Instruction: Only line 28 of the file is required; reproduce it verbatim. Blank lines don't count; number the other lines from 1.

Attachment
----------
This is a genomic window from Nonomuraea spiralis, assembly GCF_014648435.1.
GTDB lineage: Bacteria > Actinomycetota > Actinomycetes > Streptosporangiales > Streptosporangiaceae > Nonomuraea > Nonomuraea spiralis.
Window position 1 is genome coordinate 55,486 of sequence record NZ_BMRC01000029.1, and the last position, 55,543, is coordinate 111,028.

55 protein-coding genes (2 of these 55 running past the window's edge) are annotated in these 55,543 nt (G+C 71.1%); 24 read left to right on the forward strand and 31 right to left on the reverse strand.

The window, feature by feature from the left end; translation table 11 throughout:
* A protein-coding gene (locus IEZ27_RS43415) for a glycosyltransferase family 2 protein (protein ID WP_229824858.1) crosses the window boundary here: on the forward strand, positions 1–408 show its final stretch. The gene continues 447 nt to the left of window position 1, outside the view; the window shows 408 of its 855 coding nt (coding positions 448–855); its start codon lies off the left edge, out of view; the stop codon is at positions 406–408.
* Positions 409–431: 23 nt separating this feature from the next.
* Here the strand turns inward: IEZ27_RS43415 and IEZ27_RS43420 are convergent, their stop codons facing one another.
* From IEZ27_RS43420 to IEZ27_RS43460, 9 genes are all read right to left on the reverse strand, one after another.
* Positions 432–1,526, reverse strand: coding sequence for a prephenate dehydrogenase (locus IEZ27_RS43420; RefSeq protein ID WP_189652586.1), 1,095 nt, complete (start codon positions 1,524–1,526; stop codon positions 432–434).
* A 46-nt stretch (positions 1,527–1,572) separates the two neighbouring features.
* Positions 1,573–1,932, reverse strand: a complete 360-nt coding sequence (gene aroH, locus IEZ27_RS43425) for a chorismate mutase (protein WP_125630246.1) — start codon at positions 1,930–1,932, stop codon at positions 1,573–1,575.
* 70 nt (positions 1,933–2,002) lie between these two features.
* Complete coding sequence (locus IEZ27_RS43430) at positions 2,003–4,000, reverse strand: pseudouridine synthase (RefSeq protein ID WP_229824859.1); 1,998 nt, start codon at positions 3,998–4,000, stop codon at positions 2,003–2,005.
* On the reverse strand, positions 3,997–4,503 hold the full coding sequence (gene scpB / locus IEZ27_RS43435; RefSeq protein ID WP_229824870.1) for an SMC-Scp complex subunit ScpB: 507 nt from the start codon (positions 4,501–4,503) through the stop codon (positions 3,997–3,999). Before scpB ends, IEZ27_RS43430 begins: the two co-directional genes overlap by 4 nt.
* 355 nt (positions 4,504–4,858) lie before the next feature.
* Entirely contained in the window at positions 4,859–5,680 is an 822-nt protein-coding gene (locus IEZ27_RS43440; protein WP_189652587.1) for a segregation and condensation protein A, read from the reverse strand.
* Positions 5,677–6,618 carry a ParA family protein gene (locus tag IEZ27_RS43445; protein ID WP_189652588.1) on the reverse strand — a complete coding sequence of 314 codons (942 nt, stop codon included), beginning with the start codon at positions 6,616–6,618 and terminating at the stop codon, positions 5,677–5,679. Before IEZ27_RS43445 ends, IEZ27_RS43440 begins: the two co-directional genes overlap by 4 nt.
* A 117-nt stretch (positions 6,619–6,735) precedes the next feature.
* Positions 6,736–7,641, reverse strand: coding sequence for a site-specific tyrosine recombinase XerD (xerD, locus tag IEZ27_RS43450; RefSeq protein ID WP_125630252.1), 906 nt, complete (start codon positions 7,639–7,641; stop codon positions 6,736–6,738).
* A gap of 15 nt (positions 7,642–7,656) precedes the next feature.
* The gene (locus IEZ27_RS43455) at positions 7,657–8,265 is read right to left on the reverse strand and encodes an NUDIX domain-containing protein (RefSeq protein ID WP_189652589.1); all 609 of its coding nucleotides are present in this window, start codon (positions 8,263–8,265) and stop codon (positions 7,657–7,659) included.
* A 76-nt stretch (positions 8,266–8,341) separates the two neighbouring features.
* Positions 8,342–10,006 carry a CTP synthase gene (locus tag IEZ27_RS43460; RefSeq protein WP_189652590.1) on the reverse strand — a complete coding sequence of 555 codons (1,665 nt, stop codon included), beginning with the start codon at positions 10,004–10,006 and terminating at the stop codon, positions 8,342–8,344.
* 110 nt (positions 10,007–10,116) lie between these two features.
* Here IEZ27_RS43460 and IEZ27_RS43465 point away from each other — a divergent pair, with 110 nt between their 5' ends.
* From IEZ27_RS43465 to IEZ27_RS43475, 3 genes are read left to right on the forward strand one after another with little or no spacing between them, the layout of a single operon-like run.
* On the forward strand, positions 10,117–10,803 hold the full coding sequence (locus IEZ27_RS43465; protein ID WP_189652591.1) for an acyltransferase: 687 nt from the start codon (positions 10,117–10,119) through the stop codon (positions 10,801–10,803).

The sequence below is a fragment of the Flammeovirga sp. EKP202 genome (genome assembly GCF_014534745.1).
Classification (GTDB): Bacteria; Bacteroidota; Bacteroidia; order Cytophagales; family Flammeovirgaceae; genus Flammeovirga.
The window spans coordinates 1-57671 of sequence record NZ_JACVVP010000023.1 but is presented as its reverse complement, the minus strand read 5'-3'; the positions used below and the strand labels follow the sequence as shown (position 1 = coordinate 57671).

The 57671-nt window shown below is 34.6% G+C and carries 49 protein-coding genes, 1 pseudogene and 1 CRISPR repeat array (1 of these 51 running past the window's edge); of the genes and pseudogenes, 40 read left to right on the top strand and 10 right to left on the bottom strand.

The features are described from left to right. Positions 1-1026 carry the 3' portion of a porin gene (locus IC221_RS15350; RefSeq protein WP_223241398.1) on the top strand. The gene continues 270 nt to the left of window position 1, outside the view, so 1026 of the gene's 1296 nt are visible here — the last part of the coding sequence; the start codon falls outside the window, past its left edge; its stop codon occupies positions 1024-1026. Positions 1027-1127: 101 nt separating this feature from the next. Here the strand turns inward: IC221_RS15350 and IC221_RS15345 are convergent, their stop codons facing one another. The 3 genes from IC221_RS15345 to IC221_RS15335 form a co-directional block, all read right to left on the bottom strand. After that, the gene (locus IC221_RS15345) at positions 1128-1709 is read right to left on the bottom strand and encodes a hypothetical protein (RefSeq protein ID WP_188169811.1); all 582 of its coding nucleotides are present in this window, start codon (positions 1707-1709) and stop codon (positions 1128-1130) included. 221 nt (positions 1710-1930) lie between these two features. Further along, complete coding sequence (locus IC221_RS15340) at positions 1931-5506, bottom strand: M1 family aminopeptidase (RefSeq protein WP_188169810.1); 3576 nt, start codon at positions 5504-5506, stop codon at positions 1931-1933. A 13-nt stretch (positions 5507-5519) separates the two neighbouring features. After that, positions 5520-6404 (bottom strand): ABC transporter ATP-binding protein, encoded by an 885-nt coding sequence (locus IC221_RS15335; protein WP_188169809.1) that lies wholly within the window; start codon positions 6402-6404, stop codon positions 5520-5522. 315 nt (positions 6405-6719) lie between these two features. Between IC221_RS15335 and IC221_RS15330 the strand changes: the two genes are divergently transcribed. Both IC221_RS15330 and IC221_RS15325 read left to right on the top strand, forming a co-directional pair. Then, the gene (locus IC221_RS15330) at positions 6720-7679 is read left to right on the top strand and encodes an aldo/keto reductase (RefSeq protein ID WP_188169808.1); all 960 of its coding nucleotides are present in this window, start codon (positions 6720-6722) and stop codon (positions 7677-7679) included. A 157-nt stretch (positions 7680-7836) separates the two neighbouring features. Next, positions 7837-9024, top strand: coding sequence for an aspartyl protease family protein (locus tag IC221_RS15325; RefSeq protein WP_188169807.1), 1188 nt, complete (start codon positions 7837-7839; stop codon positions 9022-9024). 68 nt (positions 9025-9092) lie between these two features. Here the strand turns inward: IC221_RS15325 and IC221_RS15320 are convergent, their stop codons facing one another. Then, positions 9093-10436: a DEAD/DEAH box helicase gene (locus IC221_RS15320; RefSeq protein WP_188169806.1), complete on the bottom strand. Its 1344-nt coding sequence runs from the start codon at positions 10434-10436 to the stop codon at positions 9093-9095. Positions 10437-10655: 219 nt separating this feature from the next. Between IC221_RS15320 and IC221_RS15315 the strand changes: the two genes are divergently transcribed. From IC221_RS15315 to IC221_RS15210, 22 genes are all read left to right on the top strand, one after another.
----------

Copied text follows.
* On the forward strand, positions 10,117–10,803 hold the full coding sequence (locus IEZ27_RS43465; protein ID WP_189652591.1) for an acyltransferase: 687 nt from the start codon (positions 10,117–10,119) through the stop codon (positions 10,801–10,803).